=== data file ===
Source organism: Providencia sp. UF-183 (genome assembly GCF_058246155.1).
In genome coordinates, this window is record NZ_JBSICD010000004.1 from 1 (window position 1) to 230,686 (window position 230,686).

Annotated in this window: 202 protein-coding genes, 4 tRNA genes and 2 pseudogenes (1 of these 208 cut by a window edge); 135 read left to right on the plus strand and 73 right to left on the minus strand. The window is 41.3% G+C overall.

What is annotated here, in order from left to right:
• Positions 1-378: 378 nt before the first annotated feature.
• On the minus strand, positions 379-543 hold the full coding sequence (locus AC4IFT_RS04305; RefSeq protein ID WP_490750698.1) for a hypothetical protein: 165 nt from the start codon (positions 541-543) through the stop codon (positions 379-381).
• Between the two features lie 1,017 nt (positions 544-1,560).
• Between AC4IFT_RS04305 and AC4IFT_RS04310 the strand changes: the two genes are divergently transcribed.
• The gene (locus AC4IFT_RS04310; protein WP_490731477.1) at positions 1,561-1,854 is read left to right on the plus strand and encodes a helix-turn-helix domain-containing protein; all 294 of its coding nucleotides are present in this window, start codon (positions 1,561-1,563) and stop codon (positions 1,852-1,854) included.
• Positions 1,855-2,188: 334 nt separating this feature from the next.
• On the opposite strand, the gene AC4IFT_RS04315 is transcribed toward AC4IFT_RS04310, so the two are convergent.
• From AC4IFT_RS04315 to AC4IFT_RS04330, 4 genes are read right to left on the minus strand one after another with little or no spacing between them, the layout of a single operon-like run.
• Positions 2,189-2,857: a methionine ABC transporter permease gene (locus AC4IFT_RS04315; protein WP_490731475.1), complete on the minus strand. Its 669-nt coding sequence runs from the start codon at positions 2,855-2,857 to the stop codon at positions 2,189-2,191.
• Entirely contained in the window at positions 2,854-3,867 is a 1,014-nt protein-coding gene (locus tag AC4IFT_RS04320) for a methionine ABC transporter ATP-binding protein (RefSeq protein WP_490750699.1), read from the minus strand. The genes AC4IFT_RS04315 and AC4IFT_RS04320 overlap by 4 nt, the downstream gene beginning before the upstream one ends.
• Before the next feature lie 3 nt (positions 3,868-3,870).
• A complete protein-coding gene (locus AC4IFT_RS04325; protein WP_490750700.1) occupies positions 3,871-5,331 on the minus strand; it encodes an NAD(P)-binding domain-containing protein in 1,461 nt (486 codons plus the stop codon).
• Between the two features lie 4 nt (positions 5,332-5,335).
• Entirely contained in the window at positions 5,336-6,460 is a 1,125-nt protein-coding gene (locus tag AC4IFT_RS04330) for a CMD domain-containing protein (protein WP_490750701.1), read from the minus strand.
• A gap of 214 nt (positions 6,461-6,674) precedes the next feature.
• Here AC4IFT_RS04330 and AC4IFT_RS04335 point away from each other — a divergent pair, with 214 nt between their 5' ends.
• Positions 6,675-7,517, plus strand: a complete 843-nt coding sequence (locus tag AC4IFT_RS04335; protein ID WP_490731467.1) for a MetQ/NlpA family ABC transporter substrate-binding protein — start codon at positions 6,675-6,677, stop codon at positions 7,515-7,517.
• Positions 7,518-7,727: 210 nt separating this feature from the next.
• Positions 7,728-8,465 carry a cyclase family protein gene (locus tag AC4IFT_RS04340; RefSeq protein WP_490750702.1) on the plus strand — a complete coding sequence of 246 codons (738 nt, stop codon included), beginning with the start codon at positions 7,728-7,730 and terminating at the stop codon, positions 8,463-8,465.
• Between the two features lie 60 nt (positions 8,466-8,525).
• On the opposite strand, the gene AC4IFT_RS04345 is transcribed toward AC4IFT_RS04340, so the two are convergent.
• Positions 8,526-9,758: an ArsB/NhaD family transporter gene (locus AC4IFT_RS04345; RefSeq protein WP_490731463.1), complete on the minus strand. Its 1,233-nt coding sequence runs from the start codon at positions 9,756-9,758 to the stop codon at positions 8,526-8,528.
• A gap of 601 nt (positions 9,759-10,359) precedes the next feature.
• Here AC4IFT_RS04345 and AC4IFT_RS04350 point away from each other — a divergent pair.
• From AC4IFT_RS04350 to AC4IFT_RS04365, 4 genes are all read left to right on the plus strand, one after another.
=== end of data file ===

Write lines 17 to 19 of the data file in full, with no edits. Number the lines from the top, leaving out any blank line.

• Between the two features lie 4 nt (positions 5,332-5,335).
• Entirely contained in the window at positions 5,336-6,460 is a 1,125-nt protein-coding gene (locus tag AC4IFT_RS04330) for a CMD domain-containing protein (protein WP_490750701.1), read from the minus strand.
• A gap of 214 nt (positions 6,461-6,674) precedes the next feature.